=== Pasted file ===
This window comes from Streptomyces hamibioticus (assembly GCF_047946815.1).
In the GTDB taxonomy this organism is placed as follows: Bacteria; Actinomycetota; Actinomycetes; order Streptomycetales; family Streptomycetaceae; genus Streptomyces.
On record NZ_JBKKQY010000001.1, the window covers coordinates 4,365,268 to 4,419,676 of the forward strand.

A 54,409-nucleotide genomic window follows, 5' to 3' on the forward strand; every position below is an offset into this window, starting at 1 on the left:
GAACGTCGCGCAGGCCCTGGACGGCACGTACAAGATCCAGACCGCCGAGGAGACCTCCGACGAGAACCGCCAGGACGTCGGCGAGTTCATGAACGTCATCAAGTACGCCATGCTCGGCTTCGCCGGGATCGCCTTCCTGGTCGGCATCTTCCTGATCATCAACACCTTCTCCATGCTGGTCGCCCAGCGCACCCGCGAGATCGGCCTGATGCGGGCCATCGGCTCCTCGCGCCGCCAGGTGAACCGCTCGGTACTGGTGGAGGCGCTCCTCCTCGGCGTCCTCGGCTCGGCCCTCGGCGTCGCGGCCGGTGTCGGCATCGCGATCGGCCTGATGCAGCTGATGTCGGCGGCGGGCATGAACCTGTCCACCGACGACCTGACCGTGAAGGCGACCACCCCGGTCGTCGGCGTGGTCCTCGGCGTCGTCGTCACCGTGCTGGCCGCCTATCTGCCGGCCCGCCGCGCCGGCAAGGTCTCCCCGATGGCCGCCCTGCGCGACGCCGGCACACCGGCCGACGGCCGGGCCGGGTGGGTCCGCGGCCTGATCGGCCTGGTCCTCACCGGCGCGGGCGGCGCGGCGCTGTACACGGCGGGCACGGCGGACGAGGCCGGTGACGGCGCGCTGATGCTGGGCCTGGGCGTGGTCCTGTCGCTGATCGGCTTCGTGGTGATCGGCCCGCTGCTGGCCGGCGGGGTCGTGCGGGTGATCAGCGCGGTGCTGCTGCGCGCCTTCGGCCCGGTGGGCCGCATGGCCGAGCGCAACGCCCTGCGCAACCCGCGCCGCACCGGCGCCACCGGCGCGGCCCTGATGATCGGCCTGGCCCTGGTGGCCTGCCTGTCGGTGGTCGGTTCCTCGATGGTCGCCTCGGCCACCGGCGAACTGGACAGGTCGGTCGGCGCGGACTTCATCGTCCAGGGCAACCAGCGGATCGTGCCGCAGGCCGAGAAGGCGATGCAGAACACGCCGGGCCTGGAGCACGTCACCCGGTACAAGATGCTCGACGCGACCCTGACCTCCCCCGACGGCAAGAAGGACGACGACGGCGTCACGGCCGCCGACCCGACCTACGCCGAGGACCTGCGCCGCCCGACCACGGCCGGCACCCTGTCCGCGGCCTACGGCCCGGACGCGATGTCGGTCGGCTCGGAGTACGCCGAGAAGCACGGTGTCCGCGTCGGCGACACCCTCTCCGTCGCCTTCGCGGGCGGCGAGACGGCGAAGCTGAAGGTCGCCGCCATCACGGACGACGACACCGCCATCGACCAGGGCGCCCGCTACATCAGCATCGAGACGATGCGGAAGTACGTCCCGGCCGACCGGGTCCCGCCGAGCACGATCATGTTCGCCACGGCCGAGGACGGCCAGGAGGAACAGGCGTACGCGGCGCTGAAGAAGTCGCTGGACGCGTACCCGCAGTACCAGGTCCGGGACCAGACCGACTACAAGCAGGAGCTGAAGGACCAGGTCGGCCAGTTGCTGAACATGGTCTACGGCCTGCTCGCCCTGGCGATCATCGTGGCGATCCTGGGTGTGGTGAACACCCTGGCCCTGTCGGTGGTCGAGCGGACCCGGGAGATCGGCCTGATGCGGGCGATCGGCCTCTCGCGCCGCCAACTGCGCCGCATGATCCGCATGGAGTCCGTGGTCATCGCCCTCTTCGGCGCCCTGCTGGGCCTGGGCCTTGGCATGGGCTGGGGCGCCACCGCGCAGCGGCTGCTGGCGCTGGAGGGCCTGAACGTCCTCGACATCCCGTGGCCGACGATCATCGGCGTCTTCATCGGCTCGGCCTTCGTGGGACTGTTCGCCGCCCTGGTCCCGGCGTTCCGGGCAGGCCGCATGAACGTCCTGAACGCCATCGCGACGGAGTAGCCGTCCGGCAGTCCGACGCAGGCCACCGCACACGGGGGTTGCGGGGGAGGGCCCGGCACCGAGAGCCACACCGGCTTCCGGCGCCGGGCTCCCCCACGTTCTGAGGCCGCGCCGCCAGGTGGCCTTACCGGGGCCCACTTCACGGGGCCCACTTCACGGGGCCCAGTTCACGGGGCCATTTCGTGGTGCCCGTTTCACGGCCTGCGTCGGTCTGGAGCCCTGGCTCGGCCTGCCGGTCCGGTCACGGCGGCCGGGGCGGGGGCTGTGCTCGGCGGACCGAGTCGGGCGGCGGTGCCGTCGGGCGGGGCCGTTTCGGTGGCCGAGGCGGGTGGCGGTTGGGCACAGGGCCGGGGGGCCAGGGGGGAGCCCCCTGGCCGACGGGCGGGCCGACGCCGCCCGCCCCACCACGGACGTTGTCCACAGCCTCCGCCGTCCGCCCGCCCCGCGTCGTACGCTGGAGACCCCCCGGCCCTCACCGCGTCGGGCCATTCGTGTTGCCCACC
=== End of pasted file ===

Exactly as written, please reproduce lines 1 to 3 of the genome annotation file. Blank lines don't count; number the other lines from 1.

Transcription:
This window comes from Streptomyces hamibioticus (assembly GCF_047946815.1).
In the GTDB taxonomy this organism is placed as follows: Bacteria; Actinomycetota; Actinomycetes; order Streptomycetales; family Streptomycetaceae; genus Streptomyces.
On record NZ_JBKKQY010000001.1, the window covers coordinates 4,365,268 to 4,419,676 of the forward strand.